Sun's PKCS11 JCE security provider is lacking some functionality we need.
So I wrote an enhanced version of it using the original sources.

Unfortunately the JCE infrastructure rejects the new provider
"JCE cannot authenticate the provider"
because it is not properly signed.

javax.crypto.JceSecurity.verifyProviderJar(...) throws.
(it calls javax.crypto.JarVerifier.verify())

Any suggestions how to sign the new provider to make it work with JCE?

  • 4
    FYI: we requested a certificate from Sun and got it in 3 working days, no hassles. The certificate can be used to sign as many versions we need. As this procedure may depend on your location, it might be worth to mention that we operate from Switzerland, Europe.
    – 3dGrabber
    Nov 29, 2009 at 20:24

5 Answers 5


The process is described in the document, "How to Implement a Provider."

It involves emailing Sun Oracle some information (including the CSR you generated for your signing key), then faxing a confirmation document. Getting your signed certificate back can take a week or more, so plan ahead.

You only need to sign your provider if it provides services that are restricted by some (repressive) governments. For example, a Cipher implementation is a restricted "service," while MessageDigest is an unrestricted service. I assume with the message you're getting, that you are trying to provide a restricted services.

If you provide any of these services, there's no way around it: You need a code-signing certificate issued by Sun. (One from IBM might work too; if I recall correctly, their code-signing CA is supported, but I don't know anything about their issuing process.)


An alternative is to design your custom provider using OpenJDK. This is the open-source project sponsored by Sun/Oracle, and provides the code base for their official release. OpenJDK does not require providers to be signed. OpenJDK is available (by default, now) on several Linux distributions. Unfortunately, it does not seem to be readily available on Windows or Macintosh. If you're running Windows or Macintosh, I recommend installing Linux into a VM.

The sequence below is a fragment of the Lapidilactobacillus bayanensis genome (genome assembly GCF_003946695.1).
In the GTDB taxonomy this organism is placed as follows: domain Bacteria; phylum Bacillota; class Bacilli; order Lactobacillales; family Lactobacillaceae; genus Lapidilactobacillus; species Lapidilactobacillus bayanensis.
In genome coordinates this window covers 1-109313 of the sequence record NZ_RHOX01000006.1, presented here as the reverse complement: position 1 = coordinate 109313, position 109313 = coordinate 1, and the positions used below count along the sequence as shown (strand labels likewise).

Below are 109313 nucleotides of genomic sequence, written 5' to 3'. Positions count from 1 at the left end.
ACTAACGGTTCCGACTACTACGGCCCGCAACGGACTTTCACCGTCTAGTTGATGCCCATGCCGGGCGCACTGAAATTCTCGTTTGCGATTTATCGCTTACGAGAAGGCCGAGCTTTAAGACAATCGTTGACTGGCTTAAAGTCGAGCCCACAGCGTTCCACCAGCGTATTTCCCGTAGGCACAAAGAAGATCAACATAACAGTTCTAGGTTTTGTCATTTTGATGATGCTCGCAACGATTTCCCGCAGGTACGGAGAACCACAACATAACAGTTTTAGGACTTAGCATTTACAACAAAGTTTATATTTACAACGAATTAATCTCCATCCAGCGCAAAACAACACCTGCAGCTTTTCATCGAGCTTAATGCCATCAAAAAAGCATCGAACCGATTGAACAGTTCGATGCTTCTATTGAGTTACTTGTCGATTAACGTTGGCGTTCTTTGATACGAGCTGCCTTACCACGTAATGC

If you must develop on Windows or Mac, however, you can copy the jce.jar file from an OpenJDK install over jce.jar (in your Java lib directory) of an official install. This will effectively circumvent the Jar authentication process. Be sure to put the original jce.jar file back when you're done developing, though.


Only for extra info, i got this same exception when i build a JAR (Eclipse Juno) with the option "Extract required libraries into generated JAR" instead the correct "Package required libraries into generated JAR"


You have to sign the JAR with "JCE Code Signing CA". In all current Java distributions, only 2 CAs (Sun and IBM) are built-in (hard-coded) and there is no way to add your own. We tried to work with Sun to sign our provider and it's almost impossible. They wouldn't issue intermediate CA cert, which means you have to go through the trouble every time you make a change.

Why don't you just user your own library? You use standard API for interoperability between different JCEs. But that's not realistic for CryptoKi/SmartCard stuff right now, you almost always need to write some custom code to interact with vendor specific API. You can even make your code mimic JCE API to minimize code changes.

  • 1
    I've gotten two certificates from Sun, with no trouble at all. They were very helpful and responsive.
    – erickson
    Nov 18, 2009 at 17:33
  • 1
    Do you mean you get "JCE Code Signing Certificate" from Sun? They use a special CA root for JCE "JCE Code Signing CA". So regular code signing cert doesn't work.
    – ZZ Coder
    Nov 18, 2009 at 18:21
  • Yes, I mean the cert that you need to sign a JCE provider.
    – erickson
    Nov 19, 2009 at 0:41
  • Oh, I guess our definition of trouble is different :) Getting regular code signing cert is quite easy. That's no trouble. However, Sun required us to get export license to use strong cryptography from Dept. of Commerce to issue a JCE signing cert. That's way too much trouble for us.
    – ZZ Coder
    Nov 19, 2009 at 1:12
  • 1
    That's weird. We didn't have to do that either time (we are in the US). The signature is required to prevent import of a provider into repressive countries, not to control export from the US.
    – erickson
    Nov 19, 2009 at 8:01

Well, after reading about the handshake with some Oracle authority, my solution is writing an independent Cipher class with own signature verification, which in case of other providers than "me" delegates to javax.crypto.Cipher.

This seems to be obligatory as there is nearly no algorithm available over all Java releases, also the limits of some algorithms' strength is not satisfying and essentially, Oracle does not need to know about my encryption algorithms.

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